QDr. Michael Antoniou et.al wrote an open letter to Dr. Megan Clark, Chief Executive CSIRO opposing conduct of human trials to test the efficacy of genetically engineered wheat to have lower glycemic index, that included this claim “There is a large body

Dr. Michael Antoniou et.al wrote an open letter to Dr. Megan Clark, Chief Executive CSIRO opposing conduct of human trials to test the efficacy of genetically engineered wheat to have lower glycemic index, that included this claim “There is a large body of evidence that shows that GM crop / food production is highly prone to inadvertent and unpredictable pleiotropic effects, which can result in health damaging effects when GM food products are fed to animals.” The letter cited the following to support this statement: 1. Pusztai A. and Bardocz S. (2006). GMO in animal nutrition: potential benefits and risks. In: Biology of Nutrition in Growing Animals, eds. R. Mosenthin, J. Zentek and T. Zebrowska, Elsevier Limited, pp. 513-540. 2. Schubert D.R. (2008) The problem with nutritionally enhanced plants. J Med Food. 11: 601-605. and 3. Dona A. and Arvanitoyannis I.S. (2009) Health Risks of Genetically Modified Foods. Crit Rev Food Sci Nutr., 49: 164–175. How long has science been aware of the concept of pleiotropic effects and how is an assessment of potential pleiotropic effects incorporated into the regulatory approval process?

AExpert Answer

RickInRealLife, the best part about pleiotropic effects is that they are pleiotropic! If there was something inadvertent happening that was seriously affecting the physiology, development or metabolism of the plant – it would stick out like a sore, well, leaf. 

 

The claims that there are some unintended glossed-over issues are great to generate an alarmist response, but don't hold much weight in reality.  The idea is predicated on the possibility that gene inserted (the "transgene") may land in a place where it has some role in eliminating a resident gene's function or perhaps increasing it.  That COULD happen. It DOES happen.... but is it something we need to worry about?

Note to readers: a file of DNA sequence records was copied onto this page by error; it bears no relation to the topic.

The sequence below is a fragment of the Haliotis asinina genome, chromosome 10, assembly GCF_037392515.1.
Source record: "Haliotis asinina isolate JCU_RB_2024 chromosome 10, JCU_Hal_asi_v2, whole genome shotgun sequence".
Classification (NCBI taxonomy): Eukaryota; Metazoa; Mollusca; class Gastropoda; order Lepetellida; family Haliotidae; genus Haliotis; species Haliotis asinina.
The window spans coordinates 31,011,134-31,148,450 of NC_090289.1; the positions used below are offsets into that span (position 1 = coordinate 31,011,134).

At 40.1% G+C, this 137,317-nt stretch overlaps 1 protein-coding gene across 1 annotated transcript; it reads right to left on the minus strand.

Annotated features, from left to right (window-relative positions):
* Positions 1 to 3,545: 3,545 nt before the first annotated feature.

Certainly we need to know if something collateral happens.  The first indicator might be that the plant itself would never develop or would have severe problems.  Remember, they harbor the transgene and their cells share a lot of similarities with ours. If there was a problem, you'd see it.

 

Today our tools are extremely sensitive.  If the insertion of the transgene had an effect on gene expression (a super sensitive process), we could figure it out in a few days using a process of RNAseq.  Changes in proteins could be visualized with proteomics and metabolic techniques could show changes there.  Basically, if there was a pleiotropic effect, or even a minor collateral one, science would find it!

 

Remember, these genes are engineered into elite backgrounds that are highly productive on their own.  The big co's are going to be darn sure that the inserted gene will not compromise the genetic integrity of the plant, or its safety for those consuming it.

 

But just to give you something to think about... if Antoniou and others fear effects of a transgene, imagine how much sleep they'd lose if they learned about transposable elements.  Transposable elements are natural "jumping" sequences found in massive numbers in many plant genomes.  They move, reinsert, wreck, create, and remodel genes and genomes all the time.  If you see a problem come up in a GM plant it is much more likely that a natural jumping gene did it long before the transgene did!

 

In the end it is an outdated argument.  Today's tools are so sensitive that anything detracting from the safety or quality of the final product would be recognized and eliminated – in the unlikely event that it happened at all.

Posted on January 31, 2018
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Posted on March 1, 2018
I’m a Monsanto scientist who has more than 20 years of experience with genetic modification of plants. I will try to answer your question, even though I don’t ever do experiments on animals, certainly not on humans, of course! Can humans be genetically modified…but a much bigger question is should humans be genetically modified? There are two ways to think about genetic modification of humans (or any animal). One way is modification of somatic cells, and the other is the... Read More
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Posted on May 10, 2017
The simple answer is that 20+ years of composition assessments of GMO crops have demonstrated that crop composition is not appreciably affected by the GM process (1). In addition, data collected through that time have indicated that general factors such as the growth environment can contribute to notable variation in component levels (2). Plant agglutinins (or lectins) and amylase inhibitors are examples of anti-nutritional compounds that may be present in crops. The relevance of such a... Read More